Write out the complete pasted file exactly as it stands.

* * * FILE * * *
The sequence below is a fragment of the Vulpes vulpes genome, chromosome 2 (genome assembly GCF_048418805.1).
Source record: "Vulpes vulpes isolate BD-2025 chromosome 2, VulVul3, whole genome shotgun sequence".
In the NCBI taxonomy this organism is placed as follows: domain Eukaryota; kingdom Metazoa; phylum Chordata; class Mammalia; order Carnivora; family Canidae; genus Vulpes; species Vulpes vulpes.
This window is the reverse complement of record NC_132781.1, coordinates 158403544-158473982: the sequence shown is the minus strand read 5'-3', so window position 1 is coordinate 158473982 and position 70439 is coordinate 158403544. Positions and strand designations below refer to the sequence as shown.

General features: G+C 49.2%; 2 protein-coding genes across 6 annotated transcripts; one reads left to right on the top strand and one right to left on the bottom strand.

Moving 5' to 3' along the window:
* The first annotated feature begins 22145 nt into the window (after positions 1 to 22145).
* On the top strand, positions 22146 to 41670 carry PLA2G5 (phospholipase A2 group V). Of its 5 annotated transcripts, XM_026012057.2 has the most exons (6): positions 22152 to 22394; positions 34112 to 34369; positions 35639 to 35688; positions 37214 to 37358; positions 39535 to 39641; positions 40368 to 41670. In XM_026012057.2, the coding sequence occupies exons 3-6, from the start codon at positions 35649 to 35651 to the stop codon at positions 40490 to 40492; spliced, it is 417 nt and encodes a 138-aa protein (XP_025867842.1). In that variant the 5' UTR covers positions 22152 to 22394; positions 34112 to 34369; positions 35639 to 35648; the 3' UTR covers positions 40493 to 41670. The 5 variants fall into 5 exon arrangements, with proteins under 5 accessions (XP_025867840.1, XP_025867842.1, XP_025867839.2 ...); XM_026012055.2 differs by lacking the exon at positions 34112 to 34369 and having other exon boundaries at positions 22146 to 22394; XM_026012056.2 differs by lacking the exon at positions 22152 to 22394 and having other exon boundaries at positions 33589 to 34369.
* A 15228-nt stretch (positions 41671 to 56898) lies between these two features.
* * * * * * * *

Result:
The sequence below is a fragment of the Vulpes vulpes genome, chromosome 2 (genome assembly GCF_048418805.1).
Source record: "Vulpes vulpes isolate BD-2025 chromosome 2, VulVul3, whole genome shotgun sequence".
In the NCBI taxonomy this organism is placed as follows: domain Eukaryota; kingdom Metazoa; phylum Chordata; class Mammalia; order Carnivora; family Canidae; genus Vulpes; species Vulpes vulpes.
This window is the reverse complement of record NC_132781.1, coordinates 158403544-158473982: the sequence shown is the minus strand read 5'-3', so window position 1 is coordinate 158473982 and position 70439 is coordinate 158403544. Positions and strand designations below refer to the sequence as shown.

General features: G+C 49.2%; 2 protein-coding genes across 6 annotated transcripts; one reads left to right on the top strand and one right to left on the bottom strand.

Moving 5' to 3' along the window:
* The first annotated feature begins 22145 nt into the window (after positions 1 to 22145).
* On the top strand, positions 22146 to 41670 carry PLA2G5 (phospholipase A2 group V). Of its 5 annotated transcripts, XM_026012057.2 has the most exons (6): positions 22152 to 22394; positions 34112 to 34369; positions 35639 to 35688; positions 37214 to 37358; positions 39535 to 39641; positions 40368 to 41670. In XM_026012057.2, the coding sequence occupies exons 3-6, from the start codon at positions 35649 to 35651 to the stop codon at positions 40490 to 40492; spliced, it is 417 nt and encodes a 138-aa protein (XP_025867842.1). In that variant the 5' UTR covers positions 22152 to 22394; positions 34112 to 34369; positions 35639 to 35648; the 3' UTR covers positions 40493 to 41670. The 5 variants fall into 5 exon arrangements, with proteins under 5 accessions (XP_025867840.1, XP_025867842.1, XP_025867839.2 ...); XM_026012055.2 differs by lacking the exon at positions 34112 to 34369 and having other exon boundaries at positions 22146 to 22394; XM_026012056.2 differs by lacking the exon at positions 22152 to 22394 and having other exon boundaries at positions 33589 to 34369.
* A 15228-nt stretch (positions 41671 to 56898) lies between these two features.